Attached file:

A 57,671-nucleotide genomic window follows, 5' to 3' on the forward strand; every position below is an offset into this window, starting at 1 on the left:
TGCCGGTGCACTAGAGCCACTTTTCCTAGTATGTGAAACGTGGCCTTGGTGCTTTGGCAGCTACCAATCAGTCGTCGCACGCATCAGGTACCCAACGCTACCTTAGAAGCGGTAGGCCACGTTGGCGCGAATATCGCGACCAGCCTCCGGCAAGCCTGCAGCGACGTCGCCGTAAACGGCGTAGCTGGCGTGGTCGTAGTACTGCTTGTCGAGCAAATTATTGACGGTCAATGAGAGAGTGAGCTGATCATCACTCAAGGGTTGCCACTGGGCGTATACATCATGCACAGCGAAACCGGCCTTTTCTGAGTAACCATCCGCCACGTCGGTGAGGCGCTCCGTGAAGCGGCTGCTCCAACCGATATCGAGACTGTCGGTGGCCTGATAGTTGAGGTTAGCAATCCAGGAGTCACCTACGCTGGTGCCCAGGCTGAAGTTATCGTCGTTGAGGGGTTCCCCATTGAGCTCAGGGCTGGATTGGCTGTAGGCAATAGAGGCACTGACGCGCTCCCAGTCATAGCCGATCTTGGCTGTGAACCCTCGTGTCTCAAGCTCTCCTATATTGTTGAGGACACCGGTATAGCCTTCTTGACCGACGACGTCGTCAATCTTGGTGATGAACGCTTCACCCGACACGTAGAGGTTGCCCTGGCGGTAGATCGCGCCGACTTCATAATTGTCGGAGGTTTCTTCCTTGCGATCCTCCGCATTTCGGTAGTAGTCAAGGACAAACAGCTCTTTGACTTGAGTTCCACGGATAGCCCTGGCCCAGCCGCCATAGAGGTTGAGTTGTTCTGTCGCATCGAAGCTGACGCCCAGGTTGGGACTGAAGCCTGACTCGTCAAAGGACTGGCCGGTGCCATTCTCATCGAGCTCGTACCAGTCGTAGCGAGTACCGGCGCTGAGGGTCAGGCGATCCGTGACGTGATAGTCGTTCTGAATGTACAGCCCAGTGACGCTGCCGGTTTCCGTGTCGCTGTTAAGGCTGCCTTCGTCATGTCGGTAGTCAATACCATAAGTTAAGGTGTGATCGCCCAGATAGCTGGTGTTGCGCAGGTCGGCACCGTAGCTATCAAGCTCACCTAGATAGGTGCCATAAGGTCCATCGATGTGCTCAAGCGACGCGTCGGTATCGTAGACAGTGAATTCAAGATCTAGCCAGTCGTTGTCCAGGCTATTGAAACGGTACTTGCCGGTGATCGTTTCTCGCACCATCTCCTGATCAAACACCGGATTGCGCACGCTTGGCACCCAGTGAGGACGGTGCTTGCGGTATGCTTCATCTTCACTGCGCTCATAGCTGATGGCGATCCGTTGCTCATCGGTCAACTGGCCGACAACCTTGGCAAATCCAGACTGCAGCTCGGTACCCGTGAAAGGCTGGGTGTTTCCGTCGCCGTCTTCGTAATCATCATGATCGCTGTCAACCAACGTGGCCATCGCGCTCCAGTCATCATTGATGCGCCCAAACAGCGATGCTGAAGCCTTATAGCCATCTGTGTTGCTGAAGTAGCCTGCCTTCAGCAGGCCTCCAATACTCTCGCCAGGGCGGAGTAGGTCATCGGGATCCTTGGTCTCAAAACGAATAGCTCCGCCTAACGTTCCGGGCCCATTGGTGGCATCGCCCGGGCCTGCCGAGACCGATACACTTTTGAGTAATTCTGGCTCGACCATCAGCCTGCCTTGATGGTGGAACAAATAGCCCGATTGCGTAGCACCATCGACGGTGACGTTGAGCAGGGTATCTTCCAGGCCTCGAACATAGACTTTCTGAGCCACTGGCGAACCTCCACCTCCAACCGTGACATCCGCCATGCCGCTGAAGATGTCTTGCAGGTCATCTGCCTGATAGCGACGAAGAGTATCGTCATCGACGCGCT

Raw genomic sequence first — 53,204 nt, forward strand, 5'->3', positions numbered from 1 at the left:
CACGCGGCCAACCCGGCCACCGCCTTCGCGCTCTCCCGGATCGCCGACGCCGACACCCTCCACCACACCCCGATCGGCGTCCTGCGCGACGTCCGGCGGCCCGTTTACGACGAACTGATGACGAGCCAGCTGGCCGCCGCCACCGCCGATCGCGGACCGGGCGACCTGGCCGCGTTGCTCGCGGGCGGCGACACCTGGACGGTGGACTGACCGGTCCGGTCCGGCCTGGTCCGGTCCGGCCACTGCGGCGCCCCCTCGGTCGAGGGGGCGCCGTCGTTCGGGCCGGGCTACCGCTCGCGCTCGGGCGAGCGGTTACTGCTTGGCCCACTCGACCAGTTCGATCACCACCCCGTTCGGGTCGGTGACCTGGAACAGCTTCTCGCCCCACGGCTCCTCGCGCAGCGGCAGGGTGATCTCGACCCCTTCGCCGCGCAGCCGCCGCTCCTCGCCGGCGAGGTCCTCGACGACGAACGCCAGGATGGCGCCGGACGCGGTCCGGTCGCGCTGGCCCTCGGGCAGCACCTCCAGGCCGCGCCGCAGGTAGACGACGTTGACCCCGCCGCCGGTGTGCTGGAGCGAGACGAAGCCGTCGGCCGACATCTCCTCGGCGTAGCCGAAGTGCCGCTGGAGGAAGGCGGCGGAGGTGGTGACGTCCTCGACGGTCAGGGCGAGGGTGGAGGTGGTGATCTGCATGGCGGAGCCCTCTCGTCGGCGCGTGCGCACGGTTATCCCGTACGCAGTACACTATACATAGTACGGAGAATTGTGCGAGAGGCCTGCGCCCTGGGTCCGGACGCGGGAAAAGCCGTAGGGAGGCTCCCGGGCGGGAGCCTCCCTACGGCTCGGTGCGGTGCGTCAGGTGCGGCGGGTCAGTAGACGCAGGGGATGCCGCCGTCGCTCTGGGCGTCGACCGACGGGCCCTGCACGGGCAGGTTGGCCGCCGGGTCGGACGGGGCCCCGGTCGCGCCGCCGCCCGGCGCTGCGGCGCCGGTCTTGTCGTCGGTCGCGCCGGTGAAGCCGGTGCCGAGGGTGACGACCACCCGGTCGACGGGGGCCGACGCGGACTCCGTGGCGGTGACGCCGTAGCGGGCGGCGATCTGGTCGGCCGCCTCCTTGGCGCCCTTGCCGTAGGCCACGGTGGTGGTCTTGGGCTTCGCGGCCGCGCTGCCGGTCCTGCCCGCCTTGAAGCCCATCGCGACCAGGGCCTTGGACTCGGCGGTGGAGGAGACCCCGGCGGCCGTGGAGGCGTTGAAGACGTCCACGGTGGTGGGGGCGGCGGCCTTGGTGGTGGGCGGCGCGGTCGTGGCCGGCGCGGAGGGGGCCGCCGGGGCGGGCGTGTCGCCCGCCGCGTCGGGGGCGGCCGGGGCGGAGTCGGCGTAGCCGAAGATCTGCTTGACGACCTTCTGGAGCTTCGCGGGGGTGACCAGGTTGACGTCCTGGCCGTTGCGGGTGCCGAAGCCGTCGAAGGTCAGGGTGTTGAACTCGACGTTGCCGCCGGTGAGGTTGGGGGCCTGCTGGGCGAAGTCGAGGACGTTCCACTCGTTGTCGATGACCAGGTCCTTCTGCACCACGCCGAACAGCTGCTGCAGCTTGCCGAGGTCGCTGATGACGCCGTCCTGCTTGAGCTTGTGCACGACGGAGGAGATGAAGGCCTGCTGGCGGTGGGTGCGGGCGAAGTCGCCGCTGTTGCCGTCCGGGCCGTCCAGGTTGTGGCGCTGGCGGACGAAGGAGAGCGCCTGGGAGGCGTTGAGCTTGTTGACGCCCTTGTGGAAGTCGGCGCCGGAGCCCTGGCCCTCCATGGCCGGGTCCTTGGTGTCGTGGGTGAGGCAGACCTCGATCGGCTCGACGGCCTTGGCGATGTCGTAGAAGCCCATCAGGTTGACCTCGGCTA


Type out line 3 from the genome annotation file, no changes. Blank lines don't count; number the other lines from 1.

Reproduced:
Raw genomic sequence first — 53,204 nt, forward strand, 5'->3', positions numbered from 1 at the left: